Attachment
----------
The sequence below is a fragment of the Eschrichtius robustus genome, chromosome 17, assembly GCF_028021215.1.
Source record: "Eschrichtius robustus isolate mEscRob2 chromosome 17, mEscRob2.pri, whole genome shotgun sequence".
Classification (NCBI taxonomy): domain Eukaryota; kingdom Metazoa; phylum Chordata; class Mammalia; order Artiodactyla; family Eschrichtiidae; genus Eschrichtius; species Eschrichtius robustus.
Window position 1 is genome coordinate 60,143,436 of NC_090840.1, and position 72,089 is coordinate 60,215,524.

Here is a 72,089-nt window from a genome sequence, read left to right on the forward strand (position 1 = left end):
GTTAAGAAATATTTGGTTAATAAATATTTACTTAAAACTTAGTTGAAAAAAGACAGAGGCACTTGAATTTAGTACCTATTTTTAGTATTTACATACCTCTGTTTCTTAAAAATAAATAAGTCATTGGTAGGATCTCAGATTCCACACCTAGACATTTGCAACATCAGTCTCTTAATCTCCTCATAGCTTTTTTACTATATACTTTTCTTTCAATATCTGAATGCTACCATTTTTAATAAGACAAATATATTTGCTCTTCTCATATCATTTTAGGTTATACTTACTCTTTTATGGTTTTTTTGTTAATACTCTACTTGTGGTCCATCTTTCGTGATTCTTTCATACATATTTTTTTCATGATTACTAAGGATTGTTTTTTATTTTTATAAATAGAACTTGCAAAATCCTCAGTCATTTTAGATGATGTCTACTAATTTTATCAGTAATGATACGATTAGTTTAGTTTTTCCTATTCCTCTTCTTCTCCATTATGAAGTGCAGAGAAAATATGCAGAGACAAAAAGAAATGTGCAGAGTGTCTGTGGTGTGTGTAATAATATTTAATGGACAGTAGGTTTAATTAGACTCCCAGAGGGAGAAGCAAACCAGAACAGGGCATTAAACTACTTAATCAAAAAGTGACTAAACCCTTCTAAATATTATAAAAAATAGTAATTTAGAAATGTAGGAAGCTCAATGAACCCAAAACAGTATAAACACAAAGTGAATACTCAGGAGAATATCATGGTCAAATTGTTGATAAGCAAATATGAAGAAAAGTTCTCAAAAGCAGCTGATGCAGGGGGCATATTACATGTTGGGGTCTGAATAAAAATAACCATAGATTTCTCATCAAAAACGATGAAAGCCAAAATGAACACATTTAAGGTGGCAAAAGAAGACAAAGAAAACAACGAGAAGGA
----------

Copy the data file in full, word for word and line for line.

The sequence below is a fragment of the Eschrichtius robustus genome, chromosome 17, assembly GCF_028021215.1.
Source record: "Eschrichtius robustus isolate mEscRob2 chromosome 17, mEscRob2.pri, whole genome shotgun sequence".
Classification (NCBI taxonomy): domain Eukaryota; kingdom Metazoa; phylum Chordata; class Mammalia; order Artiodactyla; family Eschrichtiidae; genus Eschrichtius; species Eschrichtius robustus.
Window position 1 is genome coordinate 60,143,436 of NC_090840.1, and position 72,089 is coordinate 60,215,524.

Here is a 72,089-nt window from a genome sequence, read left to right on the forward strand (position 1 = left end):
GTTAAGAAATATTTGGTTAATAAATATTTACTTAAAACTTAGTTGAAAAAAGACAGAGGCACTTGAATTTAGTACCTATTTTTAGTATTTACATACCTCTGTTTCTTAAAAATAAATAAGTCATTGGTAGGATCTCAGATTCCACACCTAGACATTTGCAACATCAGTCTCTTAATCTCCTCATAGCTTTTTTACTATATACTTTTCTTTCAATATCTGAATGCTACCATTTTTAATAAGACAAATATATTTGCTCTTCTCATATCATTTTAGGTTATACTTACTCTTTTATGGTTTTTTTGTTAATACTCTACTTGTGGTCCATCTTTCGTGATTCTTTCATACATATTTTTTTCATGATTACTAAGGATTGTTTTTTATTTTTATAAATAGAACTTGCAAAATCCTCAGTCATTTTAGATGATGTCTACTAATTTTATCAGTAATGATACGATTAGTTTAGTTTTTCCTATTCCTCTTCTTCTCCATTATGAAGTGCAGAGAAAATATGCAGAGACAAAAAGAAATGTGCAGAGTGTCTGTGGTGTGTGTAATAATATTTAATGGACAGTAGGTTTAATTAGACTCCCAGAGGGAGAAGCAAACCAGAACAGGGCATTAAACTACTTAATCAAAAAGTGACTAAACCCTTCTAAATATTATAAAAAATAGTAATTTAGAAATGTAGGAAGCTCAATGAACCCAAAACAGTATAAACACAAAGTGAATACTCAGGAGAATATCATGGTCAAATTGTTGATAAGCAAATATGAAGAAAAGTTCTCAAAAGCAGCTGATGCAGGGGGCATATTACATGTTGGGGTCTGAATAAAAATAACCATAGATTTCTCATCAAAAACGATGAAAGCCAAAATGAACACATTTAAGGTGGCAAAAGAAGACAAAGAAAACAACGAGAAGGA